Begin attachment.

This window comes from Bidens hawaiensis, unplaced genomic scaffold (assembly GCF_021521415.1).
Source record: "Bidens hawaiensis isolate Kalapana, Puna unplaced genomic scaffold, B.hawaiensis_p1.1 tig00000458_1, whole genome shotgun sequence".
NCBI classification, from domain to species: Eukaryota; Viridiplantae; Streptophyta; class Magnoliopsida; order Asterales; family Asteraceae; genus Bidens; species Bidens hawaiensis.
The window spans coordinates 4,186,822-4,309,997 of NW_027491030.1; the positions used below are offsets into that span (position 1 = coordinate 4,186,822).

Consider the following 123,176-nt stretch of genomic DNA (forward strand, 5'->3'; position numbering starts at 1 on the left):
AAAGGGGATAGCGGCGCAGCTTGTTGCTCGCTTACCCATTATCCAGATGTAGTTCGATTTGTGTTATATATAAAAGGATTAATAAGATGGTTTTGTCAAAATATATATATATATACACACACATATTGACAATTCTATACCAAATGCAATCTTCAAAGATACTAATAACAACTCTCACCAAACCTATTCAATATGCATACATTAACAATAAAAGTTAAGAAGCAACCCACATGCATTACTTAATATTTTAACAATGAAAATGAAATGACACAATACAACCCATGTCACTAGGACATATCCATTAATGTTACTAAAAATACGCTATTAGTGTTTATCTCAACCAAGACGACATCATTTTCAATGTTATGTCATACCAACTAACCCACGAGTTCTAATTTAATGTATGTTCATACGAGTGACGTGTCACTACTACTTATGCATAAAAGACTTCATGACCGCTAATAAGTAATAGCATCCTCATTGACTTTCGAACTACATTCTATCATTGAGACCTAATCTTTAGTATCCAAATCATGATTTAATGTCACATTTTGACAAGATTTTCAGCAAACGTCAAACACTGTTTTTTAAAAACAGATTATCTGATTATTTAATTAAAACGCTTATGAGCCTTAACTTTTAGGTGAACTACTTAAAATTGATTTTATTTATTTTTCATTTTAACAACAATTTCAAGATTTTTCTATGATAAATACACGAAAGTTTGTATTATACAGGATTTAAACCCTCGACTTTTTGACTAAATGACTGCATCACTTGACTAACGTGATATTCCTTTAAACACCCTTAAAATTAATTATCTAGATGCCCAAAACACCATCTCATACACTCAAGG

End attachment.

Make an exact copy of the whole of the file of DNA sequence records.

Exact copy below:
This window comes from Bidens hawaiensis, unplaced genomic scaffold (assembly GCF_021521415.1).
Source record: "Bidens hawaiensis isolate Kalapana, Puna unplaced genomic scaffold, B.hawaiensis_p1.1 tig00000458_1, whole genome shotgun sequence".
NCBI classification, from domain to species: Eukaryota; Viridiplantae; Streptophyta; class Magnoliopsida; order Asterales; family Asteraceae; genus Bidens; species Bidens hawaiensis.
The window spans coordinates 4,186,822-4,309,997 of NW_027491030.1; the positions used below are offsets into that span (position 1 = coordinate 4,186,822).

Consider the following 123,176-nt stretch of genomic DNA (forward strand, 5'->3'; position numbering starts at 1 on the left):
AAAGGGGATAGCGGCGCAGCTTGTTGCTCGCTTACCCATTATCCAGATGTAGTTCGATTTGTGTTATATATAAAAGGATTAATAAGATGGTTTTGTCAAAATATATATATATATACACACACATATTGACAATTCTATACCAAATGCAATCTTCAAAGATACTAATAACAACTCTCACCAAACCTATTCAATATGCATACATTAACAATAAAAGTTAAGAAGCAACCCACATGCATTACTTAATATTTTAACAATGAAAATGAAATGACACAATACAACCCATGTCACTAGGACATATCCATTAATGTTACTAAAAATACGCTATTAGTGTTTATCTCAACCAAGACGACATCATTTTCAATGTTATGTCATACCAACTAACCCACGAGTTCTAATTTAATGTATGTTCATACGAGTGACGTGTCACTACTACTTATGCATAAAAGACTTCATGACCGCTAATAAGTAATAGCATCCTCATTGACTTTCGAACTACATTCTATCATTGAGACCTAATCTTTAGTATCCAAATCATGATTTAATGTCACATTTTGACAAGATTTTCAGCAAACGTCAAACACTGTTTTTTAAAAACAGATTATCTGATTATTTAATTAAAACGCTTATGAGCCTTAACTTTTAGGTGAACTACTTAAAATTGATTTTATTTATTTTTCATTTTAACAACAATTTCAAGATTTTTCTATGATAAATACACGAAAGTTTGTATTATACAGGATTTAAACCCTCGACTTTTTGACTAAATGACTGCATCACTTGACTAACGTGATATTCCTTTAAACACCCTTAAAATTAATTATCTAGATGCCCAAAACACCATCTCATACACTCAAGG